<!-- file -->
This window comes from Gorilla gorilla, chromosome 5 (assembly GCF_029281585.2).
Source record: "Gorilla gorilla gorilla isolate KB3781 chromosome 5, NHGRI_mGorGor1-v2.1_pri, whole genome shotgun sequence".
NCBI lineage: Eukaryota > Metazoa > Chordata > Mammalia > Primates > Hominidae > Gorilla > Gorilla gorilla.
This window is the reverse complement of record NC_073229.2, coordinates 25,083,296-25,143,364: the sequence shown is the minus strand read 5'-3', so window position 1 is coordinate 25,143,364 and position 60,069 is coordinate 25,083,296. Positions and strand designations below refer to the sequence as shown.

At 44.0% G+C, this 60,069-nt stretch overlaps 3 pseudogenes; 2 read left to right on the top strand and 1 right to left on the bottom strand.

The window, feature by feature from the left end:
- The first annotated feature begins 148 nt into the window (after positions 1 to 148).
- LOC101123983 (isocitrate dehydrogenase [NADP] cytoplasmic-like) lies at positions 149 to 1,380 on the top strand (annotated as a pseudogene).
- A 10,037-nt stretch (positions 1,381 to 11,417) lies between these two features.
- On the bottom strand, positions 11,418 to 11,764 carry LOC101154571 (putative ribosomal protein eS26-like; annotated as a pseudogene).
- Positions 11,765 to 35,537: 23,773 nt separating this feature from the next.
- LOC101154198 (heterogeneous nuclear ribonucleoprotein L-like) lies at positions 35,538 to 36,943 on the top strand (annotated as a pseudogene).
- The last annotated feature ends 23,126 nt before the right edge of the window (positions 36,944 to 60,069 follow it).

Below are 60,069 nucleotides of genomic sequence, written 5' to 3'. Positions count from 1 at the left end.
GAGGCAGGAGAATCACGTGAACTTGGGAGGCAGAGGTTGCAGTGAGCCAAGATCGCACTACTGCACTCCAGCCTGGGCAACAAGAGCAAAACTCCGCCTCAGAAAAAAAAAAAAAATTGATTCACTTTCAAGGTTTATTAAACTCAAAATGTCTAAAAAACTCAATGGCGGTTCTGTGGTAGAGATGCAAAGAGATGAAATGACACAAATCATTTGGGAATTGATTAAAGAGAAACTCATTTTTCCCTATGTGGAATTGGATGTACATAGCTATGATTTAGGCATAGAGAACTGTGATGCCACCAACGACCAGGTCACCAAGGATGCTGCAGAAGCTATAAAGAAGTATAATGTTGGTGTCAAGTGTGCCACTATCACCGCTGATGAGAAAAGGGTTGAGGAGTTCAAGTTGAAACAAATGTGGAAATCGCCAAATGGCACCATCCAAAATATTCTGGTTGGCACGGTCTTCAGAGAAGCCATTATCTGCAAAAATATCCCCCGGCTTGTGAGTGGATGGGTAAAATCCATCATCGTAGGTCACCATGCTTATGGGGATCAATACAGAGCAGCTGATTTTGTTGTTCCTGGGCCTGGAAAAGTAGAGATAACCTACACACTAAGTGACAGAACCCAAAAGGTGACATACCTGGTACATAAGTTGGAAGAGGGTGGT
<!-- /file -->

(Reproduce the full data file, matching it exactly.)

This window comes from Gorilla gorilla, chromosome 5 (assembly GCF_029281585.2).
Source record: "Gorilla gorilla gorilla isolate KB3781 chromosome 5, NHGRI_mGorGor1-v2.1_pri, whole genome shotgun sequence".
NCBI lineage: Eukaryota > Metazoa > Chordata > Mammalia > Primates > Hominidae > Gorilla > Gorilla gorilla.
This window is the reverse complement of record NC_073229.2, coordinates 25,083,296-25,143,364: the sequence shown is the minus strand read 5'-3', so window position 1 is coordinate 25,143,364 and position 60,069 is coordinate 25,083,296. Positions and strand designations below refer to the sequence as shown.

At 44.0% G+C, this 60,069-nt stretch overlaps 3 pseudogenes; 2 read left to right on the top strand and 1 right to left on the bottom strand.

The window, feature by feature from the left end:
- The first annotated feature begins 148 nt into the window (after positions 1 to 148).
- LOC101123983 (isocitrate dehydrogenase [NADP] cytoplasmic-like) lies at positions 149 to 1,380 on the top strand (annotated as a pseudogene).
- A 10,037-nt stretch (positions 1,381 to 11,417) lies between these two features.
- On the bottom strand, positions 11,418 to 11,764 carry LOC101154571 (putative ribosomal protein eS26-like; annotated as a pseudogene).
- Positions 11,765 to 35,537: 23,773 nt separating this feature from the next.
- LOC101154198 (heterogeneous nuclear ribonucleoprotein L-like) lies at positions 35,538 to 36,943 on the top strand (annotated as a pseudogene).
- The last annotated feature ends 23,126 nt before the right edge of the window (positions 36,944 to 60,069 follow it).

Below are 60,069 nucleotides of genomic sequence, written 5' to 3'. Positions count from 1 at the left end.
GAGGCAGGAGAATCACGTGAACTTGGGAGGCAGAGGTTGCAGTGAGCCAAGATCGCACTACTGCACTCCAGCCTGGGCAACAAGAGCAAAACTCCGCCTCAGAAAAAAAAAAAAAATTGATTCACTTTCAAGGTTTATTAAACTCAAAATGTCTAAAAAACTCAATGGCGGTTCTGTGGTAGAGATGCAAAGAGATGAAATGACACAAATCATTTGGGAATTGATTAAAGAGAAACTCATTTTTCCCTATGTGGAATTGGATGTACATAGCTATGATTTAGGCATAGAGAACTGTGATGCCACCAACGACCAGGTCACCAAGGATGCTGCAGAAGCTATAAAGAAGTATAATGTTGGTGTCAAGTGTGCCACTATCACCGCTGATGAGAAAAGGGTTGAGGAGTTCAAGTTGAAACAAATGTGGAAATCGCCAAATGGCACCATCCAAAATATTCTGGTTGGCACGGTCTTCAGAGAAGCCATTATCTGCAAAAATATCCCCCGGCTTGTGAGTGGATGGGTAAAATCCATCATCGTAGGTCACCATGCTTATGGGGATCAATACAGAGCAGCTGATTTTGTTGTTCCTGGGCCTGGAAAAGTAGAGATAACCTACACACTAAGTGACAGAACCCAAAAGGTGACATACCTGGTACATAAGTTGGAAGAGGGTGGT